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    Mobile industry loses $4.5 billion a year on ‘No Fault Found’ mobile device returns


    Many unhappy returns point to poor usability and point of sale advice

    UK based WDSGlobal, a provider of knowledge-based services to the wireless data industry, has found that 63% of mobile devices returned as faulty are in perfect working order.  This ‘No Fault Found’ (NFF) returns rate is also said to exceed the industry average for general consumer electronic devices by 13% and is costing the mobile industry $4.5 billion globally. 

    The findings, which were drawn from 15000 monthly post sales support calls taken on behalf of a major UK retailer, are said to be directly attributable to the generally poor user experience met by mobile subscribers when first using a mobile phone. Closer examination of the ‘No Fault Found’ returns calls revealed that 38% were from users abandoning devices after struggling to use a specific application, 13% were based upon mis-sold devices, where users claim that the device did not fulfil the purpose for which it was sold, and 49% were from users who diagnosed lack of service pre-configuration as a device fault. 

    With each device returned costing operators, manufacturers and retailers in the order of £35, the overall bill to the UK mobile industry is approximately £54 million and $4.5 billion to the global mobile industry in wasted expense.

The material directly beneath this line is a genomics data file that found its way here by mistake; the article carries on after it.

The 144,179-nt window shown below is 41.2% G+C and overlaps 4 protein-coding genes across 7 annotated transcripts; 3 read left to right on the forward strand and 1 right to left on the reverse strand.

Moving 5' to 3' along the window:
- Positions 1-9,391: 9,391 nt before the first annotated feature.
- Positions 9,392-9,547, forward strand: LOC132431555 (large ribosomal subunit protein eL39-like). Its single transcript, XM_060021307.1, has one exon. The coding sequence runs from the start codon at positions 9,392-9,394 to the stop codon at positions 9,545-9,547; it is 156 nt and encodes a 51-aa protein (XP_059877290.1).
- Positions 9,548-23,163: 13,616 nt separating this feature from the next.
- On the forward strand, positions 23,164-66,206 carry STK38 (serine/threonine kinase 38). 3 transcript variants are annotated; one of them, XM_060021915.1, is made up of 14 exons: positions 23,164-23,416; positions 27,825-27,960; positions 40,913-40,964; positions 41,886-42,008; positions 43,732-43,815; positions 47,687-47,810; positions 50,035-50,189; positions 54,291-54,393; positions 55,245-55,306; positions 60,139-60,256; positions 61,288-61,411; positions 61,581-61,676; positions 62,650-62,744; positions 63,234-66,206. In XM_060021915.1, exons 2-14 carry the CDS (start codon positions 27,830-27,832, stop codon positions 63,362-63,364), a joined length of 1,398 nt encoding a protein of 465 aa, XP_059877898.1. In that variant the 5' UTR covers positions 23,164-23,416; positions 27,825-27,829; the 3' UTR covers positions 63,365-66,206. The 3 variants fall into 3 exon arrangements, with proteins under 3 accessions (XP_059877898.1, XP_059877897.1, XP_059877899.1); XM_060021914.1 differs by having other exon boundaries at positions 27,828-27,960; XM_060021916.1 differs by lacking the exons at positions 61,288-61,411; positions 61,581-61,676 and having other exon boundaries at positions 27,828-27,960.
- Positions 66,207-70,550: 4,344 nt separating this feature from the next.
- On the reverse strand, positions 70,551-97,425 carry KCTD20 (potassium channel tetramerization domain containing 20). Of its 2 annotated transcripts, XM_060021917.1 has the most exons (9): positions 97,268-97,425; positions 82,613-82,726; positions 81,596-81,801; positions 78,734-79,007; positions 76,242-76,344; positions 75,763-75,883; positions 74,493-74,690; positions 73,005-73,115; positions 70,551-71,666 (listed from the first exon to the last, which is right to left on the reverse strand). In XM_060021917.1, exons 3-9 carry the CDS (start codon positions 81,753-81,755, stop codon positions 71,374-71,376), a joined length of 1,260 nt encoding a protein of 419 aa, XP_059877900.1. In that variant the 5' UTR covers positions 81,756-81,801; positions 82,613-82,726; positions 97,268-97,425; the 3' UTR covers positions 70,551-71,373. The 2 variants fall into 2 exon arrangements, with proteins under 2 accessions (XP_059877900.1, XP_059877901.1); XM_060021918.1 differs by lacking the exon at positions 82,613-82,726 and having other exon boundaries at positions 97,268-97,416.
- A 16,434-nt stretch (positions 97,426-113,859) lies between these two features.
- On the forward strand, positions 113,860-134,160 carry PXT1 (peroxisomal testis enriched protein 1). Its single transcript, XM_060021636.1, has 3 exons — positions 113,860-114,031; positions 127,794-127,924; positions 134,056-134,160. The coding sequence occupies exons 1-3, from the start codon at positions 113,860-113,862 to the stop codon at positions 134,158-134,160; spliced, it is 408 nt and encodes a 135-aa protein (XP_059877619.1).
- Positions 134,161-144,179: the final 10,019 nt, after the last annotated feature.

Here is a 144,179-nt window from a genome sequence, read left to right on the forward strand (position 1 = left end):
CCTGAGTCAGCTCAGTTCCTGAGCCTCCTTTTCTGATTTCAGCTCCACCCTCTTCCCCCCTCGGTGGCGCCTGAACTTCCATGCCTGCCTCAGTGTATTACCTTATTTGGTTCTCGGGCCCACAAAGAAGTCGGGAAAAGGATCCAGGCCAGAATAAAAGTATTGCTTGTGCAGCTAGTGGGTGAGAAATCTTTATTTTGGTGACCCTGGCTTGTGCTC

WDSGlobal discovered that of the 15,000 monthly calls to the retailer’s returns line, 63% had no discernable problem, with some users generally interpreting usability or configuration issues as faults and others simply looking to shed an inappropriately sold or marketed product.

    According to Doug Overton, Head of Communications for WDSGlobal, “The mobile phone has become the poor relation to its consumer electronics cousins; mp3 players, digital cameras and mobile gaming devices all generally provide a more fulfilling out of box experience to the consumer”.  He continued, “The industry needs to look at the causes behind this trend and take positive action to improve the general out of box experience for the mobile subscriber; a simple analysis of support call trends and records provides all the necessary intelligence to work upon”.

    General improvements in device usability and automated configuration services provide just one part of the solution to reversing NFF returns trends. Careful focus also needs to be placed on the sales channels to ensure that comprehensive and accurate knowledge accompanies the product through to the point of sale.

    A mystery shopper survey conducted recently by WDSGlobal amongst mobile retail outlets in the South of England revealed 40% of assistants were not accurately positioning or selling products.

    “Most mobile retailers prefer to favour the promotion of specific brands, models or special offers and are failing to recognise customer requirements” says Overton, “The more astute retailers are already taking steps to improve their in-store advice through kiosks and staff training, but they currently represent the exception and not the rule.”

    The same survey investigated the depth of retailer knowledge, revealing that only 20% of retailers could describe the meaning of BlackBerry or 3G functionality to a moderate level, suggesting a general deficit in knowledge of data services and applications.